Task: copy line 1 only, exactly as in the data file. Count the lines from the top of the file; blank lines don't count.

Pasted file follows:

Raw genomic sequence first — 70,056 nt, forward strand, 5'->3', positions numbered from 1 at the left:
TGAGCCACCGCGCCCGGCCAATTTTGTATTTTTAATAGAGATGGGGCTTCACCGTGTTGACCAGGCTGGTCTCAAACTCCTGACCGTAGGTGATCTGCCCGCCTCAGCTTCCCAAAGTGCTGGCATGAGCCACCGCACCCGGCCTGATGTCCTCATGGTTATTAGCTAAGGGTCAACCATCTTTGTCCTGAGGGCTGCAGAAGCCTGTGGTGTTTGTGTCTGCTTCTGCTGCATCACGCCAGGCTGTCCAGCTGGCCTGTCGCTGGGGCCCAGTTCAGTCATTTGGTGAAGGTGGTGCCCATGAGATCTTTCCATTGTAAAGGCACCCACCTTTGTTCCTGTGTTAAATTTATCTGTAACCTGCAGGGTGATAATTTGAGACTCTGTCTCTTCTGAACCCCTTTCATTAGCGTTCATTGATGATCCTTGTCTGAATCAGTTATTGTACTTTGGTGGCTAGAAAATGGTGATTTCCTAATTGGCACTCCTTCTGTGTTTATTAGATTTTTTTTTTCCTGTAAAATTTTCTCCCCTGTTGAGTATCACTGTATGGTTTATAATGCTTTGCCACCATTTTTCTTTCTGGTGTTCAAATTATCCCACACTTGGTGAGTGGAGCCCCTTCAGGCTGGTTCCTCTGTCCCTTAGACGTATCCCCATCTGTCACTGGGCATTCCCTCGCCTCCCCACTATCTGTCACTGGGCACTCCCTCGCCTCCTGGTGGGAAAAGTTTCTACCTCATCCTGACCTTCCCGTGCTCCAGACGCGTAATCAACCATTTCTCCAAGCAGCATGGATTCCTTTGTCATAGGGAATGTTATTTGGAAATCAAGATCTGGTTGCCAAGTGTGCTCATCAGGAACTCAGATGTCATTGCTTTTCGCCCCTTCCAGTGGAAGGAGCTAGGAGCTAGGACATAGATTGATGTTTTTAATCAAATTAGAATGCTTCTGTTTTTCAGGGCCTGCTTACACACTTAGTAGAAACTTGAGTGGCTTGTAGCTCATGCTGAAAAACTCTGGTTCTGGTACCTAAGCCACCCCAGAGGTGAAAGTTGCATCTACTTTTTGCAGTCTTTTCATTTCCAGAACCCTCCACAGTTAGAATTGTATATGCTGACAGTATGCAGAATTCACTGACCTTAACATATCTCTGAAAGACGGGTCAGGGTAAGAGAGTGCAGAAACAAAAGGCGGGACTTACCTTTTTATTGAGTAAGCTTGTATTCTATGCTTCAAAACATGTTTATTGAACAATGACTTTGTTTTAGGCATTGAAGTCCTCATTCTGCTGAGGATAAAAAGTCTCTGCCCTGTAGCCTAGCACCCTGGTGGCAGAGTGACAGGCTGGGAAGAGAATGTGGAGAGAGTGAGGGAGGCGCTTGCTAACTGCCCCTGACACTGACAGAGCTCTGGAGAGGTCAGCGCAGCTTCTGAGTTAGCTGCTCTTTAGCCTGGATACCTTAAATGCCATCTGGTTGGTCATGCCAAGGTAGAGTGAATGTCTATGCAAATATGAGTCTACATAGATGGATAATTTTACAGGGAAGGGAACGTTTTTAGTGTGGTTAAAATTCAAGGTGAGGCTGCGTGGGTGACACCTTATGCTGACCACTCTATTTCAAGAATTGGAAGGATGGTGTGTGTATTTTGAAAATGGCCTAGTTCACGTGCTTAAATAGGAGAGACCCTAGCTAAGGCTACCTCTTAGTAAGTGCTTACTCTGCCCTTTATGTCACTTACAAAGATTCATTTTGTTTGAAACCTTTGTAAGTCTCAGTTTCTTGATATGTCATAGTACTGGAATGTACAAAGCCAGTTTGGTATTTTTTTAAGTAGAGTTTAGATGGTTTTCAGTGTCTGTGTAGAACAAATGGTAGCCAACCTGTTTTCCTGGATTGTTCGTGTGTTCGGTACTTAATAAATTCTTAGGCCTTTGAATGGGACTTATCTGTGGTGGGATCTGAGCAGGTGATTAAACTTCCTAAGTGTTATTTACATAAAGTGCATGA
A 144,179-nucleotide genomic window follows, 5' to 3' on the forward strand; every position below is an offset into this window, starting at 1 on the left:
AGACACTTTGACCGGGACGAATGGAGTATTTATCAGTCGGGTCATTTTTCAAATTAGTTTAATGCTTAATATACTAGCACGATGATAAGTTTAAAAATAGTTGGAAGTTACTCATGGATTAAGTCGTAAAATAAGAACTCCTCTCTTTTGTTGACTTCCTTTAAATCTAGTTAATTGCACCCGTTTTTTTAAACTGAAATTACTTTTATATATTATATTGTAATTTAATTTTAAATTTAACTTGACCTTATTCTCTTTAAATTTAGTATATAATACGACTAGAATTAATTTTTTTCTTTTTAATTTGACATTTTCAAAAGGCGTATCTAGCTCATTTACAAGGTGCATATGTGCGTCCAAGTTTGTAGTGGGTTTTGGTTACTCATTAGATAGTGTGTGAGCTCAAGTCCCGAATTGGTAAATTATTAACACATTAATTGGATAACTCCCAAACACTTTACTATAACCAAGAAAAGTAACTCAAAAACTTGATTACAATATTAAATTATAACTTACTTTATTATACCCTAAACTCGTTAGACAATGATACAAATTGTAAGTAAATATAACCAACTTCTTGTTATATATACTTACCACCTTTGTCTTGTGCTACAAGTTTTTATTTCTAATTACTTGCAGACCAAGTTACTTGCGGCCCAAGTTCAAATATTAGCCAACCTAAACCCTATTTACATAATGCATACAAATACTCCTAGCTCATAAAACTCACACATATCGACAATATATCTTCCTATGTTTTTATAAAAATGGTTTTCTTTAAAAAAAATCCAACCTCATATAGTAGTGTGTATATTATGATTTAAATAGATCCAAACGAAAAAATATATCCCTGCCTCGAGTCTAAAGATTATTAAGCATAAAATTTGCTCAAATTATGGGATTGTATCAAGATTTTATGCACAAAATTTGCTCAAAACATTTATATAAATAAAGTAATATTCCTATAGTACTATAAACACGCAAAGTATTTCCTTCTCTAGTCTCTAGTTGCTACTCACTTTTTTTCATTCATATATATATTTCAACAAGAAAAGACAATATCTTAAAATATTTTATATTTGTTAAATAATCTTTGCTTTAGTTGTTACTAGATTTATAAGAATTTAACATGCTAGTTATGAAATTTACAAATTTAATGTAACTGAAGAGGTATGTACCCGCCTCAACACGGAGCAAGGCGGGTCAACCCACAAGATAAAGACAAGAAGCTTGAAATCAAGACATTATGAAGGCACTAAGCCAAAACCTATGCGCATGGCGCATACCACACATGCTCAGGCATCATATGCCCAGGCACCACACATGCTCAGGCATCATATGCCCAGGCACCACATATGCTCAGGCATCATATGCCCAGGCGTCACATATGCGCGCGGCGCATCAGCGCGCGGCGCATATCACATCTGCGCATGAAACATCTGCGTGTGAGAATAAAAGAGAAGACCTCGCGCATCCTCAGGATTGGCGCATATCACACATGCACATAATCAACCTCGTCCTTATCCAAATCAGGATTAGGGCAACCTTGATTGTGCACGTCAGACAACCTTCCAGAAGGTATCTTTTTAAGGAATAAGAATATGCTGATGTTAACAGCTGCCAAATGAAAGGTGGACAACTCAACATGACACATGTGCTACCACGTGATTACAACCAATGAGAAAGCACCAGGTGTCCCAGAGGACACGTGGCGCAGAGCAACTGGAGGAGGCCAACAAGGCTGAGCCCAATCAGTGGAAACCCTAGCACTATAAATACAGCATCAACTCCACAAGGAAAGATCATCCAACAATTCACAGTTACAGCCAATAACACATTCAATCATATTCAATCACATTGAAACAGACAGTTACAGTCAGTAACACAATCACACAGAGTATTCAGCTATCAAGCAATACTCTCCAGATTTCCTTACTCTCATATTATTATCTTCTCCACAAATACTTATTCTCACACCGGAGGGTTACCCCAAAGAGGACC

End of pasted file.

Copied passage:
Raw genomic sequence first — 70,056 nt, forward strand, 5'->3', positions numbered from 1 at the left: